Since our greatest need is to believe in Christ, what a blessing it is that God has sent us witnesses to Him. Such was John the Baptist: “There was a man sent from God, whose name was John. He came as a witness, to bear witness about the light” (John 1:6-7a).
The prologue to John is loaded with key terms that introduce the themes of this Gospel. John 1:4-5 reveals three of them: life, light, and darkness. Another of these theme words appears in John 1:7: witness. This word appears fourteen times in the Gospel of John. John’s purpose in writing is to prove that Jesus is the Savior and the Son of God, and to do this he marshals an impressive array of witnesses. Through them, he seeks to multiply witnesses to Jesus—those who come to believe.
Witnesses are essential in establishing any claim to fact. When a news station wants to report an amazing event, it interviews eyewitnesses. We accept the reports of credible witnesses, especially when there are a number of them who agree. The same principle guides our legal system. When credible witnesses testify to an event, we are morally bound to accept what they say as true. In like manner, John’s Gospel presents us with such witnesses to Christ. Leon Morris writes, “[John] is insistent that there is good evidence for the things he sets down. Witness establishes truth.” This emphasis on the validity of witnesses ought to inform our own presentation of the gospel.
What witnesses does John present? Let me list eight of them:
- First, there is the witness of God the Father. In John 8:18b, Jesus said, “The Father who sent me bears witness about me.
- Jesus, God the Son, also bore witness to Himself. He said, “If I do bear witness about myself, my testimony is true, for I know where I came from and where I am going” (John 8:14).
- Third is the witness of God the Holy Spirit, whom Jesus promised to send when He returned to heaven: “When the Helper comes, whom I will send to you from the Father, the Spirit of truth, who proceeds from the Father, he will bear witness about me” (John 15:26).
- Jesus also pointed to His works: “The works that I do in my Father’s name bear witness about me” (John 10:25b). This is an important emphasis in this Gospel; John records marvelous works Jesus performed to demonstrate His deity.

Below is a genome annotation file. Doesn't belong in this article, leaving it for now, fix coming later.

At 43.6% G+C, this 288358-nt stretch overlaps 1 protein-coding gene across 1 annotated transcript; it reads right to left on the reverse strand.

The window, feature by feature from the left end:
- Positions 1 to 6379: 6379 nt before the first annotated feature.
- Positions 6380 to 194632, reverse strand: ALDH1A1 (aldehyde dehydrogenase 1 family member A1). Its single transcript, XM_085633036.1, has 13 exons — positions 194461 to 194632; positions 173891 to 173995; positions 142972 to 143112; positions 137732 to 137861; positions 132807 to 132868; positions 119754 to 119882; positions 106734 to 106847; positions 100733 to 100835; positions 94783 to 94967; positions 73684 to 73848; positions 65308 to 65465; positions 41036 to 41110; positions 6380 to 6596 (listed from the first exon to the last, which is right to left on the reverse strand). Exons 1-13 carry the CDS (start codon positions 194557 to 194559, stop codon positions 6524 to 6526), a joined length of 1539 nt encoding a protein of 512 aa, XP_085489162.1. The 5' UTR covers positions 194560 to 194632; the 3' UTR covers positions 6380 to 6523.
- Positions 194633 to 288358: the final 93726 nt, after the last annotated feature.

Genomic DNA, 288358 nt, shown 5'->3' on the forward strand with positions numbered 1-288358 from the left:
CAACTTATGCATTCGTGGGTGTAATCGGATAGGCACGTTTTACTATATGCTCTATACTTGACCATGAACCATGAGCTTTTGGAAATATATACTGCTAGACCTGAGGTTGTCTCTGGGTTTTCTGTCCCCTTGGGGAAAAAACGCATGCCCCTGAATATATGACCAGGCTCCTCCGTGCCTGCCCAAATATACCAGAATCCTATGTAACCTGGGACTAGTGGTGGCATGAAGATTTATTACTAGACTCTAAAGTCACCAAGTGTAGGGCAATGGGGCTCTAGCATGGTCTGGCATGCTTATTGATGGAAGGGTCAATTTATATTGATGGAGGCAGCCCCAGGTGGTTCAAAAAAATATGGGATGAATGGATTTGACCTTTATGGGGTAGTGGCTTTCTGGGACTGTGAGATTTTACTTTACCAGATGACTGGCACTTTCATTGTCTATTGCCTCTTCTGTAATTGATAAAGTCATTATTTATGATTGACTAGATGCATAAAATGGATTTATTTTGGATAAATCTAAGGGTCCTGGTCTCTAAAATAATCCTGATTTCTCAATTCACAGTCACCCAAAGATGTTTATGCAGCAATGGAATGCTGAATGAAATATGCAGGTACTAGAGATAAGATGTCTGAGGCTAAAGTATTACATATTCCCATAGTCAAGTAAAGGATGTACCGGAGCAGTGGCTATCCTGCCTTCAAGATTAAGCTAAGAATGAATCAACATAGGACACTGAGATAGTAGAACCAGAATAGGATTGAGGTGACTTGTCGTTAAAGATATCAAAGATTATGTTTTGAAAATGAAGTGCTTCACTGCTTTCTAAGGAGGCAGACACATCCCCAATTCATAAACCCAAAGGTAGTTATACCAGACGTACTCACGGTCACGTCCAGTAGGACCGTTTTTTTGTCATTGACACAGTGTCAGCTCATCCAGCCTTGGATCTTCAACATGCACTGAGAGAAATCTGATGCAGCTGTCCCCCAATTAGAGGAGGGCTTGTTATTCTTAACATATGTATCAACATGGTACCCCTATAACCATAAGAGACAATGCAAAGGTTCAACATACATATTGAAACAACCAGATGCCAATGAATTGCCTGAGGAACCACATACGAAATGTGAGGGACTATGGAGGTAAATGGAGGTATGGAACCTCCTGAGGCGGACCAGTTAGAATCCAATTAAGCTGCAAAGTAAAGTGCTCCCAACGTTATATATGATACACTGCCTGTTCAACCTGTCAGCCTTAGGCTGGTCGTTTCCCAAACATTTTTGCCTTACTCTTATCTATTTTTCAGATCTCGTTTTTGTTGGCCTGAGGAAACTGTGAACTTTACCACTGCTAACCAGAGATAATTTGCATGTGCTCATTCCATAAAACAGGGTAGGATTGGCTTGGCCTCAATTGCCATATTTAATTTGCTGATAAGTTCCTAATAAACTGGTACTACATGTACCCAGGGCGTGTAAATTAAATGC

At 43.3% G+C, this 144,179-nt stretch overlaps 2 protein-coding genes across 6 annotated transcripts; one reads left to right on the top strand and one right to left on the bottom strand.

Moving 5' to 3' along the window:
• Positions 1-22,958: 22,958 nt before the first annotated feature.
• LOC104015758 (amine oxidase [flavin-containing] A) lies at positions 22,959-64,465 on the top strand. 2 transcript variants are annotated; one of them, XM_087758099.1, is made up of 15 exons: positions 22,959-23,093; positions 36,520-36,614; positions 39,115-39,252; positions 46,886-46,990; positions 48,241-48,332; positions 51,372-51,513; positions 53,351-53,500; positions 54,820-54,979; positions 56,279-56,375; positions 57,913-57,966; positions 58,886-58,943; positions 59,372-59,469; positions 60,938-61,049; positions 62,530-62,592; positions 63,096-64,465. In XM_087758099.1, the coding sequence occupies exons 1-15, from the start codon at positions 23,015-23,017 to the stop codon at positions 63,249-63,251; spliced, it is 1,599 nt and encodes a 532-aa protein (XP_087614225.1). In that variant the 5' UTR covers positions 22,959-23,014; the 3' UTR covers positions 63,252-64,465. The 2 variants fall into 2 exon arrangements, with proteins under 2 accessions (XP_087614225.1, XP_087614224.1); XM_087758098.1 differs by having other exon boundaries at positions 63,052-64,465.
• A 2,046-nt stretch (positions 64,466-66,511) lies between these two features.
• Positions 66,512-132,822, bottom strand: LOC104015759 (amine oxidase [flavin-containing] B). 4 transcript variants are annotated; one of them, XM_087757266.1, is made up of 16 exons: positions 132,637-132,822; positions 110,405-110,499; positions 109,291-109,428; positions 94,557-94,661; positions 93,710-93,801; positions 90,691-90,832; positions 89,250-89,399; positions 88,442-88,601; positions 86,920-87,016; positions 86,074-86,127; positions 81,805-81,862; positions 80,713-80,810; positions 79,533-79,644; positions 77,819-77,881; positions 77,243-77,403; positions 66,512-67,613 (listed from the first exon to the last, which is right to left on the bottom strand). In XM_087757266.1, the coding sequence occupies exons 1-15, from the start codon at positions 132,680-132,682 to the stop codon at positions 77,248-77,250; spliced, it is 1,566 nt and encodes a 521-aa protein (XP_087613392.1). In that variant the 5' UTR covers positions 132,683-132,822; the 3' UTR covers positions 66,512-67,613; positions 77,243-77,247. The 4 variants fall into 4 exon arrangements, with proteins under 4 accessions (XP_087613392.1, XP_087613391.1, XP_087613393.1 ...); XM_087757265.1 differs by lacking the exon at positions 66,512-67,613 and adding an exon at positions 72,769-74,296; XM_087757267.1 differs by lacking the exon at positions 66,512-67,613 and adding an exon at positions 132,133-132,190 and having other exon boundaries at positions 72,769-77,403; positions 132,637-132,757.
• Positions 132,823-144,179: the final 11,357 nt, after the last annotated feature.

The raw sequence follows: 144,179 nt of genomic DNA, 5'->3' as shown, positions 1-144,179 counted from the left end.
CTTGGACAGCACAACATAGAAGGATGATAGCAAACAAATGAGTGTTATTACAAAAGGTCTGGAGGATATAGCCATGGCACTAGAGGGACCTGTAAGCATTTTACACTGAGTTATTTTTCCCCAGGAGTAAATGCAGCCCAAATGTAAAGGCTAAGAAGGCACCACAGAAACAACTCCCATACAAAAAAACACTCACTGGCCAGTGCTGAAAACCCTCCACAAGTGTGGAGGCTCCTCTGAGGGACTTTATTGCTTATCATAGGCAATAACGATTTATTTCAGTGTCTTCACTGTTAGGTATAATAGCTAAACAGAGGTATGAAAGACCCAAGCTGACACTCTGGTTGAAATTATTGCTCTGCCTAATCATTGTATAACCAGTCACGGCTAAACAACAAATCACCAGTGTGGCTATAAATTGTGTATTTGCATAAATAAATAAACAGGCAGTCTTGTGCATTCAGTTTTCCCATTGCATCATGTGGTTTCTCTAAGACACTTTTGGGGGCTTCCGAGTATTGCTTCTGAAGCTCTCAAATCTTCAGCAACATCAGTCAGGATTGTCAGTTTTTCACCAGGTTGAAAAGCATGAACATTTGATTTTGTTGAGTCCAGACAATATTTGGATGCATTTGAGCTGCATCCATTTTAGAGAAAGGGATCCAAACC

- Fifth is the witness of Scripture. The most important purpose of the Old Testament was to give prophecies that would be fulfilled in Jesus; to teach God’s will in a way that would be completed by Jesus; and by various means to symbolize and anticipate Jesus’ coming and the salvation He would bring. Jesus said, “You search the Scriptures because you think that in them you have eternal life; and it is they that bear witness about me” (John 5:39).
- One of the Old Testament’s prophecies concerned a forerunner to the Messiah, whose ministry would resemble that of the prophet Elijah. This is John the Baptist, the sixth of John’s witnesses.
- John’s seventh witness is Jesus’ disciples, including John himself. Jesus told them, “You also will bear witness, because you have been with me from the beginning” (John 15:27).
- The eighth witness is the men and women who personally encountered Jesus. One was the Samaritan woman whom Jesus met by the well. After Jesus had revealed Himself to her, she went throughout her town presenting her witness: “Come, see a man who told me all that I ever did. Can this be the Christ?” (John 4:29). Another was the man who was born blind, to whom Jesus miraculously gave sight. When the religious leaders tried to silence Him, He gave this witness: “One thing I do know, that though I was blind, now I see” (John 9:25).
This is a most impressive array of witnesses to Jesus as the Son of God and Messiah. Anyone who desires to refute His claims should consider these witnesses and give careful attention to their testimony.
This excerpt is from Richard D. Phillips’ Jesus the Evangelist.